The main feature characterizing policies proposed by President-elect Trump during the campaign, at the moment, is uncertainty about how and whether they will be implemented. …
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By Andrea Brasili is a Senior Economist in charge of providing analysis on macroeconomic issues.
In the following, we analyze the economic and budgetary implications of the four most likely measures proposed. We believe that Trump policies will be positive in the short-medium term, helping investments and productivity growth. The impact on the long-term is less clear in terms of climate change, social cohesion and global growth, but those are not taken into account in the below analysis . We have elaborated on Congressional Budget Office (CBO) projections (released back in August 2016) and on analysis from the Tax Foundation, a non-partisan organization that studies tax policy in the US. The base case is represented by the CBO projections, the static case computes the revenue-expenditures impact without considering the feedback on economic growth, and the dynamic case includes the retroaction of these measures on economic indicators.
1. Tax Reform. The reform of personal income taxation would consolidate the current seven tax brackets into three, with the lowest tax rate rising to 12% and the highest falling to 33% (they are, currently, at 10% and 39.6% respectively). On the corporate side, the tax rate would be reduced from 35% to 15% and manufacturing firms could choose between fully expensing capital investments and deducting interest paid. According to the Tax Foundation, personal income tax cuts would reduce federal revenues by around $1.75 trillion over 2017-2026 ($3 trillion if policy does not positively affect GDP and there’s no feedback effect on the budget) and corporate income tax cuts would decrease government revenues by $1.9 trillion over 2017-2026. Combined, the tax measures would stimulate the economy, bringing additional employment and increasing payroll tax revenues by around $600 billion. The Tax Foundation also estimates that fiscal expansion would increase GDP by between 6.9% and 8.2% at the 2026 horizon.
2. Spending. If Trump’s $1 trillion investment plan is entirely borne by the public, the budget impact will be meaningful. However, longer-run economic returns may be better, since these investments will be directed to items of little appeal to the private sector, such as maintenance and pure infrastructures. On the other hand, were the spending to be carried out in Private Public Partnership (PPP), the impact on the budget would be lower ($170 billion of additional outlays), but the return on longer-run productivity growth will be lower as well. PPP implies investment in projects that have a stable and certain flow of returns (like the toll of a bridge) and hence, a much narrower field than the possible spending on infrastructure of public interest (an obvious example is high-speed internet connections).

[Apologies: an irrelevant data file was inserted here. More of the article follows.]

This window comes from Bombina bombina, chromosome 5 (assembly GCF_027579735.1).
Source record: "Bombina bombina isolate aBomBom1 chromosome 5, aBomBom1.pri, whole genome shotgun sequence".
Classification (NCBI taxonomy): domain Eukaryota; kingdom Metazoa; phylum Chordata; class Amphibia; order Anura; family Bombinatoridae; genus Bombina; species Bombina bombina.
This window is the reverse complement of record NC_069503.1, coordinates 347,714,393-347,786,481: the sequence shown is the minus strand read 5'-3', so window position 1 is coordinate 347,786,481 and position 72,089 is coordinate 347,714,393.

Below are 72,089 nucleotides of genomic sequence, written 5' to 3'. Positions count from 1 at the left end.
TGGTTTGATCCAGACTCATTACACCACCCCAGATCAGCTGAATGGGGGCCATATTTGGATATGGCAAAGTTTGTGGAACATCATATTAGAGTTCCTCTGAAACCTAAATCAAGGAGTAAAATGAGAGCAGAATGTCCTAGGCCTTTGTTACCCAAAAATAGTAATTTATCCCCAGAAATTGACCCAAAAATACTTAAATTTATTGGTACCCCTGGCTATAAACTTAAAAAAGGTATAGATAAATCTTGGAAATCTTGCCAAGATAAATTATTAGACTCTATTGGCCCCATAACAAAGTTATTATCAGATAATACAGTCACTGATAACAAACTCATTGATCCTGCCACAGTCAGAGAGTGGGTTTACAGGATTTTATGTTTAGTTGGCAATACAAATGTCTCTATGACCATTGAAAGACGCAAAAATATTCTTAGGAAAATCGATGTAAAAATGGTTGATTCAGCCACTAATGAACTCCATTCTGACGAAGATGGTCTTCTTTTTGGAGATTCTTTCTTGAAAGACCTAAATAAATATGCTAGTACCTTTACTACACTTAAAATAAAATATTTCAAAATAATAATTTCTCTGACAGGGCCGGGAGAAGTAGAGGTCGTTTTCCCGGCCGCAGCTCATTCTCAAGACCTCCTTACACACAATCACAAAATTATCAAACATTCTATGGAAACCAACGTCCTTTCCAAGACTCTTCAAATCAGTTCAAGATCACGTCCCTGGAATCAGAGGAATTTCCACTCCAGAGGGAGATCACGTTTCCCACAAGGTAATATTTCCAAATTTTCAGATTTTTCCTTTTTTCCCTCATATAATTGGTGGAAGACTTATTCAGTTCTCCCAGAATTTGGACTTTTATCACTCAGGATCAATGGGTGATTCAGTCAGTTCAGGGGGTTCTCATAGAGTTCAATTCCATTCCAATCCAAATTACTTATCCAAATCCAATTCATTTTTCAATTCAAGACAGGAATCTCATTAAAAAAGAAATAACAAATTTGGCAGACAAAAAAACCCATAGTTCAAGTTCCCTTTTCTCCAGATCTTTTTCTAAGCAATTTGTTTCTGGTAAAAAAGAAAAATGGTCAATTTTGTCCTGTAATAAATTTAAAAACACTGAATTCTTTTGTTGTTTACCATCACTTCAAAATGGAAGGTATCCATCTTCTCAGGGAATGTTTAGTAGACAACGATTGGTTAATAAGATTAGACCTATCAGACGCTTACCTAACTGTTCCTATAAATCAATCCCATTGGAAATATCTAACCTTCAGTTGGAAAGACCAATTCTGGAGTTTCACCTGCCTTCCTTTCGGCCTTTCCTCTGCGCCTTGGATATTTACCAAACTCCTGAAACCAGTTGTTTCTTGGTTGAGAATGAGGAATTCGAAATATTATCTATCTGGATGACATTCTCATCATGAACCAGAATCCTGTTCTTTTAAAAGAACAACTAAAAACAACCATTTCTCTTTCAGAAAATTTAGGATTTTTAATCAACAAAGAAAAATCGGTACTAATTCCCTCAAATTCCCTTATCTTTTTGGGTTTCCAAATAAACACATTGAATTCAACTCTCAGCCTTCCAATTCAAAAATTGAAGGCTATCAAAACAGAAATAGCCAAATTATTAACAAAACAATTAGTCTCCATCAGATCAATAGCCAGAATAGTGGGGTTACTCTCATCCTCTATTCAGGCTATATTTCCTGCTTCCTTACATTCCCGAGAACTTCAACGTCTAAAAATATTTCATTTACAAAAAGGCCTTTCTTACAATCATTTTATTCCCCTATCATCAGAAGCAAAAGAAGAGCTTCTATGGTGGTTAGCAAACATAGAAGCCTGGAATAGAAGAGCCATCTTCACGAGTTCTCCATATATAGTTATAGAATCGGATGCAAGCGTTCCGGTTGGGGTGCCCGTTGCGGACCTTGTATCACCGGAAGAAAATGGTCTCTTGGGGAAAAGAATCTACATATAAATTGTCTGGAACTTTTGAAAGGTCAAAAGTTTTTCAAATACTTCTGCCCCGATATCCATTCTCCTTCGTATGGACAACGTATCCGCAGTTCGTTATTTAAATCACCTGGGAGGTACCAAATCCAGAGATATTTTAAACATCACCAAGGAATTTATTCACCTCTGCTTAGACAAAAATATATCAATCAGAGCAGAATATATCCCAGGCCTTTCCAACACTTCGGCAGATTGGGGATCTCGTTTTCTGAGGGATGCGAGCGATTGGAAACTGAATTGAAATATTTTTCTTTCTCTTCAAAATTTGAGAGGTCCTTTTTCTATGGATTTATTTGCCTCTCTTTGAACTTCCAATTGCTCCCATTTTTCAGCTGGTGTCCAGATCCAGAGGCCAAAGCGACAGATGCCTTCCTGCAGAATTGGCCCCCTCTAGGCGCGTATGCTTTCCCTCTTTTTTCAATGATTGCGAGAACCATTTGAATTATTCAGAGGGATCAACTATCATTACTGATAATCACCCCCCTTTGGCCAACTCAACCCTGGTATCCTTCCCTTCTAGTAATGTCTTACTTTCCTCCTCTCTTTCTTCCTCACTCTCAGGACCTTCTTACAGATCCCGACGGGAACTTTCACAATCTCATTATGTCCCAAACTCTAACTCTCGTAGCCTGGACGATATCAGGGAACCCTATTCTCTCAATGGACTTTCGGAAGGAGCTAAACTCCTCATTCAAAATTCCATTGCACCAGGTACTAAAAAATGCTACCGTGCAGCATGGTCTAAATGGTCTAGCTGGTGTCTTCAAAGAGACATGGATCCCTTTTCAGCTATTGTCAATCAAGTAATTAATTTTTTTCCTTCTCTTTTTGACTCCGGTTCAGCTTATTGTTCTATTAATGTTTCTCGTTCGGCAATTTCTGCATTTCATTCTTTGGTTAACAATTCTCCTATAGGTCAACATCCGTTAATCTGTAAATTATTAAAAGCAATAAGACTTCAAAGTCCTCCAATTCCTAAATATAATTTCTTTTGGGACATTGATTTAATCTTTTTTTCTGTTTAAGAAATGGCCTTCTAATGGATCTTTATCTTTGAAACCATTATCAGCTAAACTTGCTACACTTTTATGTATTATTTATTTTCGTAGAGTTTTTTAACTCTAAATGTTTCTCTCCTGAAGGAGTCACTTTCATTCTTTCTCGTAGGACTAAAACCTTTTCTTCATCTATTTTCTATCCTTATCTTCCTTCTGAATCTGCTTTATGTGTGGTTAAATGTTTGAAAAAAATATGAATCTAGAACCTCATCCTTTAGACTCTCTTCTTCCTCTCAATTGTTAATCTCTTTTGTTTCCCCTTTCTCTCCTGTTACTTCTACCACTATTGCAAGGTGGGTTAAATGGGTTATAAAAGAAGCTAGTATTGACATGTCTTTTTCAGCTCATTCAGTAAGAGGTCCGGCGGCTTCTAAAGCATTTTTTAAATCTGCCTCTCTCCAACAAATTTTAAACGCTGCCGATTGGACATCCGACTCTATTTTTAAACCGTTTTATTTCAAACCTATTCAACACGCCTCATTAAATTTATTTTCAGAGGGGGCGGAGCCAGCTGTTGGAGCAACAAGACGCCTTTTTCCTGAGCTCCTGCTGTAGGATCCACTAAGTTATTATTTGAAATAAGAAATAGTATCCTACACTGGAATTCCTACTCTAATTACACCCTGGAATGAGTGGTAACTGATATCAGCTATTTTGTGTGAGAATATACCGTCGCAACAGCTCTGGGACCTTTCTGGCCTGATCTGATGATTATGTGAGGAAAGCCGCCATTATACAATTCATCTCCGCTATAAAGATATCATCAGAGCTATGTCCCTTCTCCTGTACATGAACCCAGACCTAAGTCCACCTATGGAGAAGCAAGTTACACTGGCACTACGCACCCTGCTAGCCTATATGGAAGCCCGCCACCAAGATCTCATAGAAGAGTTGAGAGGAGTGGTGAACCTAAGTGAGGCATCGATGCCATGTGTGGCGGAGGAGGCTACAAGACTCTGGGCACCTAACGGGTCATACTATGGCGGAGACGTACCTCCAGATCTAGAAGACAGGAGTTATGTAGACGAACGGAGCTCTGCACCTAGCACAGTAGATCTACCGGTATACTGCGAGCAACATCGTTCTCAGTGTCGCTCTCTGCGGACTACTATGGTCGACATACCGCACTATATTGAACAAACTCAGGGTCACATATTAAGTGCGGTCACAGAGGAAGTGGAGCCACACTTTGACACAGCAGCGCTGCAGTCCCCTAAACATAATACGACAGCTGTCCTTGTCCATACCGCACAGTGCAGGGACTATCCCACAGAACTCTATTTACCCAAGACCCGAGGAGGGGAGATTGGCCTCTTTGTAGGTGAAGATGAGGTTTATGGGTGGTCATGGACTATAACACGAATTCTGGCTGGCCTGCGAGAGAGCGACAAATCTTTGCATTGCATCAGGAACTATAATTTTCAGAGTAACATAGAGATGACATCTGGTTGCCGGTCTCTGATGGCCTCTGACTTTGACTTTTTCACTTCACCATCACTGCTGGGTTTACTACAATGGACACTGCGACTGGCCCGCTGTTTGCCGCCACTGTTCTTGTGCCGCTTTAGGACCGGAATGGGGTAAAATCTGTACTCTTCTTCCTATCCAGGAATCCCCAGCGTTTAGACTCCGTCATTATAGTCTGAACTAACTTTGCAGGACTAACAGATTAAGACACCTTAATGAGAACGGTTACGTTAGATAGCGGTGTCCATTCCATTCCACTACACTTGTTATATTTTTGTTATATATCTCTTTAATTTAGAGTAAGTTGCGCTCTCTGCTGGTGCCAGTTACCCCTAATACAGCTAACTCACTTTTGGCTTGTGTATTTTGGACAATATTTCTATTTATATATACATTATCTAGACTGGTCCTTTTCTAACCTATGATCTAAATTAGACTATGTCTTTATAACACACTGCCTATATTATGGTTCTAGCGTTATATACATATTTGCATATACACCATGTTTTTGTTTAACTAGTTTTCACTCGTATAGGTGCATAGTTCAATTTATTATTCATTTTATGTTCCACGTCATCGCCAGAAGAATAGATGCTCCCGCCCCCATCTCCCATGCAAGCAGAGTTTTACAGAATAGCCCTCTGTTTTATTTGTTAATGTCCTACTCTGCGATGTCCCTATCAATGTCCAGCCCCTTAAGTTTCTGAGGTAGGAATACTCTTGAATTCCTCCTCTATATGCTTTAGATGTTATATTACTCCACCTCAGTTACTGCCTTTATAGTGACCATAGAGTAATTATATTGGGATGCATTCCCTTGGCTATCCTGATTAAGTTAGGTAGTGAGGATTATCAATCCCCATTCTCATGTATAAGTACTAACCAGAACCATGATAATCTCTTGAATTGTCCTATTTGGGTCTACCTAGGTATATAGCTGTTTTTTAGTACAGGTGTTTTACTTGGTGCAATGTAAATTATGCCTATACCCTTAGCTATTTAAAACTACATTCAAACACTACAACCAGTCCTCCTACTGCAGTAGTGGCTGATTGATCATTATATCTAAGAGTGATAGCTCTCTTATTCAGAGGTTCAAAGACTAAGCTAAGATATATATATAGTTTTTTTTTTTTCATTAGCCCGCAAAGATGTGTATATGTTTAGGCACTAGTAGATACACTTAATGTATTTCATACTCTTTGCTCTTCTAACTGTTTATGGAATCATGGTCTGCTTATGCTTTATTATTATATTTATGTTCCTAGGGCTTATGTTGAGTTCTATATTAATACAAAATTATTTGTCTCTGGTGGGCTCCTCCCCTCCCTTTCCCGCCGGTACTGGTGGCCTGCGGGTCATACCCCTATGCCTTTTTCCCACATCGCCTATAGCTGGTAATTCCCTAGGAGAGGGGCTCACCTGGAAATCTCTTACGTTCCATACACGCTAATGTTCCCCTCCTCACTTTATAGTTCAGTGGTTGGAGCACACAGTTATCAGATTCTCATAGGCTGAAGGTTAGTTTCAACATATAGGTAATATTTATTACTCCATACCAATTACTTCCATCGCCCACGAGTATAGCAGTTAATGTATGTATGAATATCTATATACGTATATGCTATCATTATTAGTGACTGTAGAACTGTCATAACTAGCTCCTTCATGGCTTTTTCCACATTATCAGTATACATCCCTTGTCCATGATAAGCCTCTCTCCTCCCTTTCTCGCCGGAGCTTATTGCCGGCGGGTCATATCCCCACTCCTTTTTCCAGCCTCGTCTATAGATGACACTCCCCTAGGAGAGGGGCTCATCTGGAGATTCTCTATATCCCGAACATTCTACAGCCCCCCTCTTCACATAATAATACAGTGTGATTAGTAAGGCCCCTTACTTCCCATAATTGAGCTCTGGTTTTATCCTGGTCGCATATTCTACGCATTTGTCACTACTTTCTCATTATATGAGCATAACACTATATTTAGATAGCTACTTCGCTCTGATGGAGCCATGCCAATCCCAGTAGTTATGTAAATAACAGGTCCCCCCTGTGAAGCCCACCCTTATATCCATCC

3. GDP Growth. A study of the Congressional Budget Office (2015) sketches the economic and budget impact of repealing so-called Obamacare. In the time window 2017-2026 the deficit would deteriorate slightly (+$140 billion). In particular, CBO estimates higher GDP growth of around 0.7% per year over 2022-2026, mainly resulting from greater incentive for people to enter the job market (increased labour supply) and to a possibly increased capital stock (and labor demand) due to lower contributions charged on employers.
4. Trade Policy. We considered a 45% tariff on Chinese imports and a 35% tariff on non-oil Mexican imports. We assume, over 2017-2026, a reduction of $600 billion of GDP due to lower exports which would mean a 15% reduction annually of exports to the two above-mentioned countries.
Effect of Trump Proposals on US Debt
Analysis on the following Trump campaign proposals: Tax cuts, infrastructure spending, tariffs and trade and repeal of the Obamacare.
Were all policies to be implemented, average nominal GDP growth would increase, in the period 2017-2026, from 3.9% (baseline level of CBO projections) to 5.0%. In addition, the average deficit would increase to 5.2% and debt held by the public would be 89% of GDP in 2026 (compared to 85.5% of the baseline projection) in a dynamic scenario.
The static case is much worse: the average yearly deficit would be 7.2% and end-year 2026 debt would be 109.6% of GDP. As to the timing, while the investment program will take time, especially if carried out in PPP, the tax cuts can be implemented quite quickly.
We estimate a potential increase of real GDP growth, mainly as a consequence of the corporate tax cuts, of 0.2-0.5 percentage points for 2017 (from 2.3% to around 2.7%-2.8%), which would increase employment by 0.6%-0.8% and, consequently, inflation by 0.1%-0.2%.
Overall, these proposed policies could be positive in that:
The investments allowance, corporate tax cuts and infrastructure investments can potentially boost investments and help productivity growth.
With negative real interest rates, increasing debt is currently not a major issue.
On the other hand, previous massive supply-side episodes were not very effective, productivity growth is not explicitly targeted, especially if investments are carried out in PPP, and fiscal multipliers (i.e., the impact on GDP of a change in taxes) are usually very small for an economy already running above potential.